The Seven Knightly Virtues

The "seven knightly virtues" were symbolized in a knight's equipment. The spurs represented courage - the term for becoming a knight is "to win your spurs."

Essential elements of today’s code of chivalry

All of a knight's virtues were symbolized by the equipment he used, and perhaps nothing was more symbolic than the knight's spurs. The spurs represented courage, and when a young man was knighted, it was sometimes said he had "won his spurs." (The spur pictured belonged to a German knight of the 16th century.)

Although we often refer to the “code of chivalry,” in truth, there was no such thing as a uniform code of knightly behavior and attitude in the Middle Ages. (And if you’ve read some version of a “true code of chivalry” on the Net or in a book somewhere, rest assured it was written sometime long after the Age of Chivalry was past.) Many people — from successful knights to contemplative philosophers — compiled lists of virtuous qualities, called the “knightly virtues,” which they felt defined chivalry. No two were exactly the same.

There were, however, several common themes found in these lists of knightly virtues. By combining these, we have created what we consider to be the seven knightly virtues of the modern code of chivalry:

  • courage
    Courage
    More than bravado or bluster, today’s knight in shining armor must have the courage of the heart necessary to undertake tasks which are difficult, tedious or unglamorous, and to graciously accept the sacrifices involved.
  • justice
    Justice
    A knight in shining armor holds him- or herself to the highest standard of behavior, and knows that “fudging” on the little rules weakens the fabric of society for everyone.
  • mercy
    Mercy
    Words and attitudes can be painful weapons in the modern world, which is why a knight in shining armor exercises mercy in his or her dealings with others, creating a sense of peace and community, rather than engendering hostility and antagonism.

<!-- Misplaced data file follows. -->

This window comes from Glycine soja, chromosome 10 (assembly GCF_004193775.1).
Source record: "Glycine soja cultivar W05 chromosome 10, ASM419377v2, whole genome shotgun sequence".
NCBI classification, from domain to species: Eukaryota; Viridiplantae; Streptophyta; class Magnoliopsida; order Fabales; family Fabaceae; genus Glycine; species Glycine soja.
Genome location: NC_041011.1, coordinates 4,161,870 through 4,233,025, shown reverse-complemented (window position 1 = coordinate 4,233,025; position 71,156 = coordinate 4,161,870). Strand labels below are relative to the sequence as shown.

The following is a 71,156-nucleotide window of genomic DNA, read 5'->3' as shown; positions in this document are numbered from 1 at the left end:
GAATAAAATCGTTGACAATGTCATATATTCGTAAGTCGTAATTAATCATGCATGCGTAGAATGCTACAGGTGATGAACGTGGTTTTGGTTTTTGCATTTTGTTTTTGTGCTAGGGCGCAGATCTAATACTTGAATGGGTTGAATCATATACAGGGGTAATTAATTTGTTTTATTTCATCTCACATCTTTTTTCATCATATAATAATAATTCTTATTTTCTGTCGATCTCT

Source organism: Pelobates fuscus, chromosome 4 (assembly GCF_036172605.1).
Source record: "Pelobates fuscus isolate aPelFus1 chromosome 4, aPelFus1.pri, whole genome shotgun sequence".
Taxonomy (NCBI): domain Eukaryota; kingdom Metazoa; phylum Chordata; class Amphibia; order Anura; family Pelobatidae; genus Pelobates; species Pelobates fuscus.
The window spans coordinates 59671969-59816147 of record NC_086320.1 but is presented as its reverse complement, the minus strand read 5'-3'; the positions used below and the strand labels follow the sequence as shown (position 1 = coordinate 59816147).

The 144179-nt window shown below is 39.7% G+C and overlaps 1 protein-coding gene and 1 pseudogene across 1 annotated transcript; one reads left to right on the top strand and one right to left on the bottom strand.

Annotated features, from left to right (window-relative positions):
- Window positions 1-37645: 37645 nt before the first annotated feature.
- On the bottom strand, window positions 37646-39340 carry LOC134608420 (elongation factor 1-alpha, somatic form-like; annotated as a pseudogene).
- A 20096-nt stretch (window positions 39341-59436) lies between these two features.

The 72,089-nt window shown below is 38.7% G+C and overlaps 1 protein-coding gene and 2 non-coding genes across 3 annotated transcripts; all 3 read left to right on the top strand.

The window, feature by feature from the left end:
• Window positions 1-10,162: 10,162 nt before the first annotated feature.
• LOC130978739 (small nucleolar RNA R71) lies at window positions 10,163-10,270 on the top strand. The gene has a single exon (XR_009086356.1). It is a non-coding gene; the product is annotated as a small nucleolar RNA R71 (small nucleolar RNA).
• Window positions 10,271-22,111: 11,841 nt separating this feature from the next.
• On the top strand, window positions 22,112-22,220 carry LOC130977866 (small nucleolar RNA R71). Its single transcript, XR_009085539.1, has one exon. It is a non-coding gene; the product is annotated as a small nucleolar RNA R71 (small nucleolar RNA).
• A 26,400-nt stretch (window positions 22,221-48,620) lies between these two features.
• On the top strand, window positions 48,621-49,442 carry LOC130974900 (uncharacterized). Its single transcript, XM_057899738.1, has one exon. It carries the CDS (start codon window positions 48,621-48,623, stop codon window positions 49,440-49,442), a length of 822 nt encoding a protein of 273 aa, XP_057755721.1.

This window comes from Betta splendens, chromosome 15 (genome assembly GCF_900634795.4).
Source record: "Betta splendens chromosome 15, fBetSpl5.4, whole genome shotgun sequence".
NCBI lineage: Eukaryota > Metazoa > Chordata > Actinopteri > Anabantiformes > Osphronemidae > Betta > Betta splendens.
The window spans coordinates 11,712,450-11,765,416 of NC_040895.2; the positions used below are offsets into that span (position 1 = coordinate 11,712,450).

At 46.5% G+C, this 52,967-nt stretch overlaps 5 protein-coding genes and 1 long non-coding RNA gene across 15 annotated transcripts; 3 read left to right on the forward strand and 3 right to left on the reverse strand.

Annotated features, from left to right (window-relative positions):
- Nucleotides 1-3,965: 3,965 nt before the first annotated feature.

• generosity
    Generosity
    Sharing what’s valuable in life means not just giving away material goods, but also time, attention, wisdom and energy — the things that create a strong, rich and diverse community.
  • faith
    Faith
    In the code of chivalry, “faith” means trust and integrity, and a knight in shining armor is always faithful to his or her promises, no matter how big or small they may be.
  • nobility
    Nobility
    Although this word is sometimes confused with “entitlement” or “snobbishness,” in the code of chivalry it conveys the importance of upholding one’s convictions at all times, especially when no one else is watching.
  • hope
    Hope
    More than just a safety net in times of tragedy, hope is present every day in a modern knight’s positive outlook and cheerful demeanor — the shining armor that shields him or her, and inspires people all around.

Each of these concepts is important in itself, and every one of these virtues is an admirable quality, but when all of them blend together in one person, we discover the value, and power, of chivalry today. Modern-day knights should strive to keep these virtues alive in their own hearts, but, perhaps more importantly, they should work to bring these wonderful qualities out in the people they see every day — at home, in the office, at school or on the street corner. A person who lives by the code of chivalry in today’s world allows everyone to see their best qualities reflected in his or her shining armor.

About Scott Farrell

Scott Farrell is the founder and director of the Chivalry Today Educational Program. He gives dozens of live presentations on the history and values of chivalry every year at schools, libraries, and civic and professional organizations throughout Southern California. His thoughts and conversations on chivalry can be heard worldwide every month on his Chivalry Today Podcast. His essays on the code of chivalry have appeared in numerous magazines and books, including Living A Life Of Value (Jason Merchey, editor) and the forthcoming Martial Arts And Philosophy (Damon Young, editor).

About Scott Farrell

Scott Farrell is the founder and director of the Chivalry Today Educational Program. He gives dozens of live presentations on the history and values of chivalry every year at schools, libraries, and civic and professional organizations throughout Southern California. His thoughts and conversations on chivalry can be heard worldwide every month on his Chivalry Today Podcast. His essays on the code of chivalry have appeared in numerous magazines and books, including Living A Life Of Value (Jason Merchey, editor) and the forthcoming Martial Arts And Philosophy (Damon Young, editor).